The U.S. Department of Labor’s Occupational Safety and Health Administration on Thursday, November 4 announced a new emergency temporary standard to protect more than 84 million workers from the spread of the coronavirus on the job. Employers with 100 or more employees have until Jan. 4 to ensure that their workforces are fully vaccinated.
Under this standard, covered employers must develop, implement and enforce a mandatory COVID-19 vaccination policy, unless they adopt a policy requiring employees to choose to either be vaccinated or undergo regular COVID-19 testing and wear a face covering at work.
“COVID-19 has had a devastating impact on workers, and we continue to see dangerous levels of cases,” said U.S. Labor Secretary Marty Walsh. “We must take action to implement this emergency temporary standard to contain the virus and protect people in the workplace against the grave danger of COVID-19. Many businesses understand the benefits of having their workers vaccinated against COVID-19, and we expect many will be pleased to see this OSHA rule go into effect.”
The emergency temporary standard covers employers with 100 or more employees – firm or company-wide – and provides options for compliance. The ETS also requires employers to provide paid time to workers to get vaccinated and to allow for paid leave to recover from any side effects.
The ETS also requires employers to do the following:
- Determine the vaccination status of each employee, obtain acceptable proof of vaccination status from vaccinated employees and maintain records and a roster of each employee’s vaccination status.
- Require employees to provide prompt notice when they test positive for COVID-19 or receive a COVID-19 diagnosis. Employers must then remove the employee from the workplace, regardless of vaccination status; employers must not allow them to return to work until they meet required criteria.
- Ensure each worker who is not fully vaccinated is tested for COVID-19 at least weekly (if the worker is in the workplace at least once a week) or within 7 days before returning to work (if the worker is away from the workplace for a week or longer).
- Ensure that, in most circumstances, each employee who has not been fully vaccinated wears a face covering when indoors or when occupying a vehicle with another person for work purposes.
The emergency temporary standard does not require employers to pay for testing. Employers may be required to pay for testing to comply with other laws, regulations, collective bargaining agreements, or other collectively negotiated agreements. Employers are also not required to pay for face coverings.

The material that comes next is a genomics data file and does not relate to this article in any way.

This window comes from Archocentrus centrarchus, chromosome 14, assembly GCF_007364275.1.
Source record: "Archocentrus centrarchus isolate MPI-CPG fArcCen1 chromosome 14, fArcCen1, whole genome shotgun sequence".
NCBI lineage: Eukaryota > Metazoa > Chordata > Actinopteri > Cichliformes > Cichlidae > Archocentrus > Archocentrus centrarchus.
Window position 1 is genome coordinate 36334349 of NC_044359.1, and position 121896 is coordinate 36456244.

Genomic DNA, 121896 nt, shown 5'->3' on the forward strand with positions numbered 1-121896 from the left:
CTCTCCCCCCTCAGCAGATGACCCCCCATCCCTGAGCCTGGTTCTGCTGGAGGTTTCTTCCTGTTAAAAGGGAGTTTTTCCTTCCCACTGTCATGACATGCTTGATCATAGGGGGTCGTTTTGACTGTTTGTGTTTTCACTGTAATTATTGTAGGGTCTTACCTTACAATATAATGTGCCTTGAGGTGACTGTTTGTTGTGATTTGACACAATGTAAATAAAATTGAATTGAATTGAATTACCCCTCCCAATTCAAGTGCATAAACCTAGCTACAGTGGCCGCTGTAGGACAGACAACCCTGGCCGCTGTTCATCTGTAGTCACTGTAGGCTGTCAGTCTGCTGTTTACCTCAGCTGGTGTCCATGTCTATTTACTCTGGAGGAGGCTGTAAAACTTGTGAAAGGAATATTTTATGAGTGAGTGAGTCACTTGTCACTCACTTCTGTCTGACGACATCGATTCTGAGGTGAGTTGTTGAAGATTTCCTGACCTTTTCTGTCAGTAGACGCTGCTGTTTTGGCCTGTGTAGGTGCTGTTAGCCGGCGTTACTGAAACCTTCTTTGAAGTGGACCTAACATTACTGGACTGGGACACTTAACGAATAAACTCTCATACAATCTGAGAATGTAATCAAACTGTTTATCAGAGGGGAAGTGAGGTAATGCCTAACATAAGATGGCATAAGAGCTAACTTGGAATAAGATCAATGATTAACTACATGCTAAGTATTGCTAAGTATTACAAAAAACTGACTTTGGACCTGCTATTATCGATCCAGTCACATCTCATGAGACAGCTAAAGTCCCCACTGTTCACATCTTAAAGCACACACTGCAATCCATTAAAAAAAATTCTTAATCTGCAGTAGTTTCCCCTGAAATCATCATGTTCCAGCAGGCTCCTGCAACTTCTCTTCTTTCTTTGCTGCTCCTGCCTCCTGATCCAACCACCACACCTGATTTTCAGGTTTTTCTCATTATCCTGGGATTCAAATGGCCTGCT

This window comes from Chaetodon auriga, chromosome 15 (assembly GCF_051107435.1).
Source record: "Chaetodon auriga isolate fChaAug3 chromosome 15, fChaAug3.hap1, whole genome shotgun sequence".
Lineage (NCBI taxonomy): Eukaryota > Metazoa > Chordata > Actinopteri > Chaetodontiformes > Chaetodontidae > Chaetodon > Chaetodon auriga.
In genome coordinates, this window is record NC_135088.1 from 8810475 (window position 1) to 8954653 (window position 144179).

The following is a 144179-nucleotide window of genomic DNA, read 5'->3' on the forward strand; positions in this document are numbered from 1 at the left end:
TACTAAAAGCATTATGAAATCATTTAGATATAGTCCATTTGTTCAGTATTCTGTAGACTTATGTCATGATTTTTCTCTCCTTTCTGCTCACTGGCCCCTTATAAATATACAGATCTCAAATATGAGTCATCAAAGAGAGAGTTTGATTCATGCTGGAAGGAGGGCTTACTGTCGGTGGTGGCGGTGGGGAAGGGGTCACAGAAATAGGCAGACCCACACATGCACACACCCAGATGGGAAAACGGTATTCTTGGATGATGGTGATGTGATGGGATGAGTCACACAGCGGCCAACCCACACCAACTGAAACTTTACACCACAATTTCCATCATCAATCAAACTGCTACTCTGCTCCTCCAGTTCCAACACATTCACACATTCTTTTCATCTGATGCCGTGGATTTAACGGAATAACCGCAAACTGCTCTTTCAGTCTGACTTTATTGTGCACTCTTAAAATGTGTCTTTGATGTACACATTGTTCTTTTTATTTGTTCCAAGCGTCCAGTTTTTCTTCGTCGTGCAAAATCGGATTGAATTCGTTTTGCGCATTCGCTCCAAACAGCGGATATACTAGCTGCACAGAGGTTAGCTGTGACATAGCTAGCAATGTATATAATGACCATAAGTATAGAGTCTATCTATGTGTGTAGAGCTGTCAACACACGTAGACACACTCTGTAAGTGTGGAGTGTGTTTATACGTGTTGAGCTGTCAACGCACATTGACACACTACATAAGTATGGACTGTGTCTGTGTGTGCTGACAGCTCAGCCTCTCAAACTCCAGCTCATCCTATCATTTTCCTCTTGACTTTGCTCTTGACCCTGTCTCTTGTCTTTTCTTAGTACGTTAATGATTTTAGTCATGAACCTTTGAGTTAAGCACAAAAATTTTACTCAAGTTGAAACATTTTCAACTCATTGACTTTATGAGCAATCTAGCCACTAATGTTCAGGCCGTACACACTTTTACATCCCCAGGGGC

“While vaccination remains the most effective and efficient defense against COVID-19, this emergency temporary standard will protect all workers, including those who remain unvaccinated, by requiring regular testing and the use of face coverings by unvaccinated workers to prevent the spread of the virus,” said Deputy Assistant Secretary of Labor for Occupational Safety and Health Jim Frederick. “As part of OSHA’s mission to protect the safety and health of workers, this rule will provide a roadmap to help businesses keep their workers safe.”
The ETS will cover two-thirds of the nation’s private-sector workforce. In the 26 states and two territories with OSHA State Plans, the ETS will also cover public sector workers employed by state and local governments, including educators and school staff.
Leading companies, including major airlines, manufacturers and retailers, have taken similar actions in recent months – adopting vaccine requirements or regular testing as necessary measures to protect their workers and customers.
The ETS is effective immediately upon its publication in the Federal Register. Employers must comply with most requirements within 30 days of publication and with testing requirements within 60 days of publication.
The ETS also serves as a proposal for normal rulemaking for a final standard. OSHA is seeking comment on all aspects of this ETS and whether the agency should adopt it as a final standard.
The plan was first announced on Sept. 9, when President Biden ordered the U.S. Occupational Safety and Health Administration to develop a standard for employers with at least 100 workers to compel vaccinations or require testing at least weekly.
On October 12, 2021, OSHA sent its ETS, also known as the COVID-19 “vax-or-test rule,” to the White House for final review, fulfilling an announcement made by President Biden in September.
OSHA is expected to provide employers with a reasonable time to develop, implement, and enforce policies to comply with the upcoming rule. Once the enforcement period begins, employer fines for noncompliance could cost as much as $14,000.00 per violation.